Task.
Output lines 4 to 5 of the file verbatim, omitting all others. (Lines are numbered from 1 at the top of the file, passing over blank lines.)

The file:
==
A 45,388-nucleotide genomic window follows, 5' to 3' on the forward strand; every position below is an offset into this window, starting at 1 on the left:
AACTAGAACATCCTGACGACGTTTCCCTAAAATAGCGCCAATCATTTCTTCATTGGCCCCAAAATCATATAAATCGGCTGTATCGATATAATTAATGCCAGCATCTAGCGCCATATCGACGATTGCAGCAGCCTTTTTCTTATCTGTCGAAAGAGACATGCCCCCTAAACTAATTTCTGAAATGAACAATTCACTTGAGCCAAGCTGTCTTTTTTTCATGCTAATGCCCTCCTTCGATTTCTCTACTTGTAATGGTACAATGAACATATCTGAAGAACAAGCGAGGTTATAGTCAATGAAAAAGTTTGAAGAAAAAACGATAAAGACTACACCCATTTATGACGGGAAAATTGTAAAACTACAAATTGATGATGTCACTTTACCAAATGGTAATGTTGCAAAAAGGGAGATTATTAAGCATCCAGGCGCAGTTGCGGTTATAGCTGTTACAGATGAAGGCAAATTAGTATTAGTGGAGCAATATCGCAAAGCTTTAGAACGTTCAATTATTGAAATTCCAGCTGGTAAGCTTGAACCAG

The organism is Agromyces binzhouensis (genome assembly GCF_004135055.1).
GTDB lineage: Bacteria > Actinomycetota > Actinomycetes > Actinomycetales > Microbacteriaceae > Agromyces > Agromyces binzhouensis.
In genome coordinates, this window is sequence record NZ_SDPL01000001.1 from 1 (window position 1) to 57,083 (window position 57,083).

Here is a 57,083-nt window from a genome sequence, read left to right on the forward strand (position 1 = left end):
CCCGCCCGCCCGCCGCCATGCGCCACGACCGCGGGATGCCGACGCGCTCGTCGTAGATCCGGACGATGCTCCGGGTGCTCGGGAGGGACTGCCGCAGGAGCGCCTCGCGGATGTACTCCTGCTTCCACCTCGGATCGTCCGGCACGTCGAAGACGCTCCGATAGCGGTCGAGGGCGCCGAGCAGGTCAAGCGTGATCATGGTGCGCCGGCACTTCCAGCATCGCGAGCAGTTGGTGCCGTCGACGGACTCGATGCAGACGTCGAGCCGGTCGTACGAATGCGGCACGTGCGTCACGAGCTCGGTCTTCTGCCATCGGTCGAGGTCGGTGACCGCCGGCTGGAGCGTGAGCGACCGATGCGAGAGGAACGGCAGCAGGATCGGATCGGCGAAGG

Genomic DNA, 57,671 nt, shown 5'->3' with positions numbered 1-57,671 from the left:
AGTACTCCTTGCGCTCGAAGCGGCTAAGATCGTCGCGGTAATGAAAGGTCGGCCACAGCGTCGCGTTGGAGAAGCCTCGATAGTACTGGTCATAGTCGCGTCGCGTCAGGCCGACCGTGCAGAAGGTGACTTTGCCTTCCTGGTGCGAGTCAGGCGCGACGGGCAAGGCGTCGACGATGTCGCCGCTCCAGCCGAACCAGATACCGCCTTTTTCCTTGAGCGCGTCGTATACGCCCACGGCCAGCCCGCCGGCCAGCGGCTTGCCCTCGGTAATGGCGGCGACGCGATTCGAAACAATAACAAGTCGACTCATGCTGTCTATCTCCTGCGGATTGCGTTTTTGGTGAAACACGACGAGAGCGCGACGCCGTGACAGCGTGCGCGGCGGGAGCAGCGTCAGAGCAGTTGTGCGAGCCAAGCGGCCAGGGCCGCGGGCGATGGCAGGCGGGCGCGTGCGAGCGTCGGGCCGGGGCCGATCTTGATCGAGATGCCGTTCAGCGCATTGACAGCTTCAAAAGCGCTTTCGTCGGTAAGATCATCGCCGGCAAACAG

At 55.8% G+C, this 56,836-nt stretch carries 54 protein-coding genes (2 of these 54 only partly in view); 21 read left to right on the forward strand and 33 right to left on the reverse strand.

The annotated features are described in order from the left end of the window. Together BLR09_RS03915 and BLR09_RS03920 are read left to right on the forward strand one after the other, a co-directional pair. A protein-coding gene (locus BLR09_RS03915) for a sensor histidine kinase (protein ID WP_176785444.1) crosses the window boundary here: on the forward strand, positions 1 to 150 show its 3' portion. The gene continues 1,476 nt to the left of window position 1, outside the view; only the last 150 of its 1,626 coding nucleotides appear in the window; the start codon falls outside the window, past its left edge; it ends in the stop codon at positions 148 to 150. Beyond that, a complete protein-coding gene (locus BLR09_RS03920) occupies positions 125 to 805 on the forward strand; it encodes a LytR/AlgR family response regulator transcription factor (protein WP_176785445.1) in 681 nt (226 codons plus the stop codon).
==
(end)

GTDB lineage: Bacteria > Actinomycetota > Actinomycetes > Actinomycetales > Microbacteriaceae > Agromyces > Agromyces binzhouensis.
In genome coordinates, this window is sequence record NZ_SDPL01000001.1 from 1 (window position 1) to 57,083 (window position 57,083).